While most of us don’t enjoy discussing the uncomfortable aspects of like topics like race, the fact of the matter is that, as a parent, it’s your responsibility to educate your kids on these matters – before the world does it for you in a way you might not like.

Writer Mathangi Subramanian recently had an encounter with racism in a rather unlikely place – a children’s playground.

Two blonde girls refused to let her daughter play with them because she wasn’t also blonde. When the parents, who were well within earshot, did nothing to intervene, Subramanian stepped up and told the girls that “the playground is for everyone, no matter who they are, and that they have to share the space.”

This is a very important point. Race is inescapable for parents of color, whereas it’s something that most white people in America have the luxury of thinking about voluntarily because being white in America is essentially considered the “default.”

I can actually relate to both sides of this argument. Here in America, I’m a person of color and a minority, but back in India where I come from, my family belongs to the historically privileged class/religion.

It took coming to America for me to realize just how much privilege I had as a member of that class. I never had to think about my position in society. I never had to adjust my interactions based on who I was talking to, or even think about how other people might struggle if I didn’t.

Addressing race is hard, but many scholars have noted that white people often make it even harder without even realizing it. I’ve seen firsthand how instantly defensive white people can become at the mere mention of racism, often taking it as a highly personal insult. The problem is that this defensiveness ends up overshadowing the original concern – suddenly, a potentially teachable moment turns into a fight that needs to be defused.

The biggest thing that needs to be understood by white people who want to be allies is that you can be a VERY nice person and still be racist. Sure, you might stop and pull over to help a black man having car trouble… but still feel upset if that black man comes to date your daughter. You could be best friends with a Hispanic co-worker… and still jokingly refer to Mexicans as “beaners” in private conversation (these are real examples I’ve personally observed, btw).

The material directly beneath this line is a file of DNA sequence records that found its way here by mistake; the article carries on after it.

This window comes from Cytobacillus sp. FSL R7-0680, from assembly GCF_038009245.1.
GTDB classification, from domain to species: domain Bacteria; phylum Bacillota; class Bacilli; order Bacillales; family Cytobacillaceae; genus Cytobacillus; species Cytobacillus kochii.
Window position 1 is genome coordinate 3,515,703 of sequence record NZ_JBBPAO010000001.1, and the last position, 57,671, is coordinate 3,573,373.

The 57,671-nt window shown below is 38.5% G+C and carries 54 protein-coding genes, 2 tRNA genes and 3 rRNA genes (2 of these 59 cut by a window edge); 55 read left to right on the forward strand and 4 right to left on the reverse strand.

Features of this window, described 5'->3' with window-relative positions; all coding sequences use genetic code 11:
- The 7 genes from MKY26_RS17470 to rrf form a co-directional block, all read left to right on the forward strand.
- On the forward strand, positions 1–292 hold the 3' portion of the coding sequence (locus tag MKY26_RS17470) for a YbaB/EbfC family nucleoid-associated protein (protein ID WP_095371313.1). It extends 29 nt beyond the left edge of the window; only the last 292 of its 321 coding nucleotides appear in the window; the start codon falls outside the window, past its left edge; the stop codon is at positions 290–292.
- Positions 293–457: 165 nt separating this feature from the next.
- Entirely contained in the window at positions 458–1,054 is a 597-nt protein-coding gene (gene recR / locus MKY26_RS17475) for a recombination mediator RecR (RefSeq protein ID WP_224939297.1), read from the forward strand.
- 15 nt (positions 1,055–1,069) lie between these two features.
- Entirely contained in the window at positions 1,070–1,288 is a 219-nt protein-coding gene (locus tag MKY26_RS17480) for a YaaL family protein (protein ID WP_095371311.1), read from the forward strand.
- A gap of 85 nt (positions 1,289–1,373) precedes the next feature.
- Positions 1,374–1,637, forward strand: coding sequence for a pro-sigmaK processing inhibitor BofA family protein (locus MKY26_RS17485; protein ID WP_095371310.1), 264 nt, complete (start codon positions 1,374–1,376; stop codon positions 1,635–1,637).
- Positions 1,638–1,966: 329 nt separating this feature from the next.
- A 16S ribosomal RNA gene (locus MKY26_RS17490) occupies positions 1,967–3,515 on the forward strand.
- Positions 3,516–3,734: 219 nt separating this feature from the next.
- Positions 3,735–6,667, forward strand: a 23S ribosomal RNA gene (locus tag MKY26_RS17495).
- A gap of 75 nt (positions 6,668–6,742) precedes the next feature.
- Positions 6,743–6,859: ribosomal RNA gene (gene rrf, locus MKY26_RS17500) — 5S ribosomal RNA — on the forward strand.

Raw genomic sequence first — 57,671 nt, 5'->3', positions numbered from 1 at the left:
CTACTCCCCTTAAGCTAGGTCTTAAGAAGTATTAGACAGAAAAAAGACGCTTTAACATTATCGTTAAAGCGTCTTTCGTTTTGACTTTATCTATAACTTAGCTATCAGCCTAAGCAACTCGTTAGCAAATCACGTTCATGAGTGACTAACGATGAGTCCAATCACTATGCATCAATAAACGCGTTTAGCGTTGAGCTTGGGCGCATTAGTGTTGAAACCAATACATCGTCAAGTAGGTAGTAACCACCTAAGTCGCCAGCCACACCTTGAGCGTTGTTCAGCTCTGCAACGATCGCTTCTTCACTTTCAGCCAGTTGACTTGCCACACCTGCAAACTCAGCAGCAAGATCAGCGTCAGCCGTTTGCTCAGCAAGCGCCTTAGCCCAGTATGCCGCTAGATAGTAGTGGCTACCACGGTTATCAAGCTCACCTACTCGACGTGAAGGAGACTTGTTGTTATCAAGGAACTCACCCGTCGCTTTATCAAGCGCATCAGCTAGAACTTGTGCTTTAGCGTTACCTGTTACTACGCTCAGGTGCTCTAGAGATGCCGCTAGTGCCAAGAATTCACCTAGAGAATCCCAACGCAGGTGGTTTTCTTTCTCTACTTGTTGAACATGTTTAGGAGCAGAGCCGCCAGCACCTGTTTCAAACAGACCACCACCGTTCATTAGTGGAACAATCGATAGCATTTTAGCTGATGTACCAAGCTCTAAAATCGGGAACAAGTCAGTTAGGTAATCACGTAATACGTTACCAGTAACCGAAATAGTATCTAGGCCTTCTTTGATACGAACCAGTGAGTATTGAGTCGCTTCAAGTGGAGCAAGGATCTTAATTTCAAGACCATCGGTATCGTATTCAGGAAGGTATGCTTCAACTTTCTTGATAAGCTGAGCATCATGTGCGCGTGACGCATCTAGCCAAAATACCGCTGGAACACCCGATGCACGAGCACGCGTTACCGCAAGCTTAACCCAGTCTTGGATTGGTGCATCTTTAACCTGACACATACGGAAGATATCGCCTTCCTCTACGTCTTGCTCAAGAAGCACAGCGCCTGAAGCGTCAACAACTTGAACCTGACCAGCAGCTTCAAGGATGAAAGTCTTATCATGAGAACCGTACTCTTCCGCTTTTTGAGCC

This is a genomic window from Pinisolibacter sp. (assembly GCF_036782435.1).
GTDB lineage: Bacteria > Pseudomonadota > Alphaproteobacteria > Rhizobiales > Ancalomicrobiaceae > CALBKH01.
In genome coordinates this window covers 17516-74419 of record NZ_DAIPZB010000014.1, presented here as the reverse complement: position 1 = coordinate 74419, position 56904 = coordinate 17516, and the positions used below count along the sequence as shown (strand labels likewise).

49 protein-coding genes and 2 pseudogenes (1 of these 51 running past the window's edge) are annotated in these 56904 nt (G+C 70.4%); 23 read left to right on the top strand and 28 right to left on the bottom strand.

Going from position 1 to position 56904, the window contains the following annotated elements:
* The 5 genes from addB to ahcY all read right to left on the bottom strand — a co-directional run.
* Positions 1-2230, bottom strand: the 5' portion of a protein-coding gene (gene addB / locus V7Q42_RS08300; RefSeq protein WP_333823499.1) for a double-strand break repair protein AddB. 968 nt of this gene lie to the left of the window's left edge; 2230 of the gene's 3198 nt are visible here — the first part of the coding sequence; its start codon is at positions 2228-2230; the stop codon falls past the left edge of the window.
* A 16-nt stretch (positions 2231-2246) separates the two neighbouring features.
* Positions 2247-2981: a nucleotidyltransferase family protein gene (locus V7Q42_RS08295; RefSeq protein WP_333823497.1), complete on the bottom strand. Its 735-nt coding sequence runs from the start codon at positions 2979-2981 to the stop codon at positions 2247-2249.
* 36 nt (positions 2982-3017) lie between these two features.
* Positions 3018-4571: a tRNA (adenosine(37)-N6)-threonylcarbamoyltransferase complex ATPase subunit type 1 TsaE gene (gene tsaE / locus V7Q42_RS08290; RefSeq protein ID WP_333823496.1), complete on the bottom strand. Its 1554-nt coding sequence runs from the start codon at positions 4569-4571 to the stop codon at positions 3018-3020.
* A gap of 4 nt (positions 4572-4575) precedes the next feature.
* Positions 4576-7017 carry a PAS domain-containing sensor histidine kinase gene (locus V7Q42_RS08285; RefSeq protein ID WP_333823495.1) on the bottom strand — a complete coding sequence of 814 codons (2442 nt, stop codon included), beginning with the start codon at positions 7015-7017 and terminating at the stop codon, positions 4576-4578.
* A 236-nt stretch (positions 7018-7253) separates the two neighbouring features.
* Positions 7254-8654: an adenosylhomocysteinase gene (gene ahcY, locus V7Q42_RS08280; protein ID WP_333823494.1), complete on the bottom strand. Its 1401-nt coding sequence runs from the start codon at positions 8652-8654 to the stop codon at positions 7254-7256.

– Even if it’s uncomfortable, it’s our responsibility as parents to speak to our kids about race if we want a better world for our kids.

Some well-meaning white folks might suggest that we simply “stop seeing color,” but that isn’t a solution either because it comes from that same place of privilege mentioned earlier. White people don’t have to think in terms of color because (in America, at least), while people of color have absolutely no choice.

Even if it’s uncomfortable, it’s our responsibility as parents to speak to our kids about race if we want a better world for our kids. We can’t expect our kids to be inclusive if we don’t model that behavior for them. Expose your kids to different cultures, buy them dolls of various ethnicities, try to include diversity in the media they consume.

Thankfully, Subramanian’s story has a relatively happy ending, as strangers from all over the internet sent her messages of love and support.

If you’d like to learn more about how to discuss topics of race, privilege, and tolerance with your kids, we’d recommend starting with these sources.

Or start with what’s in your heart – either way, start.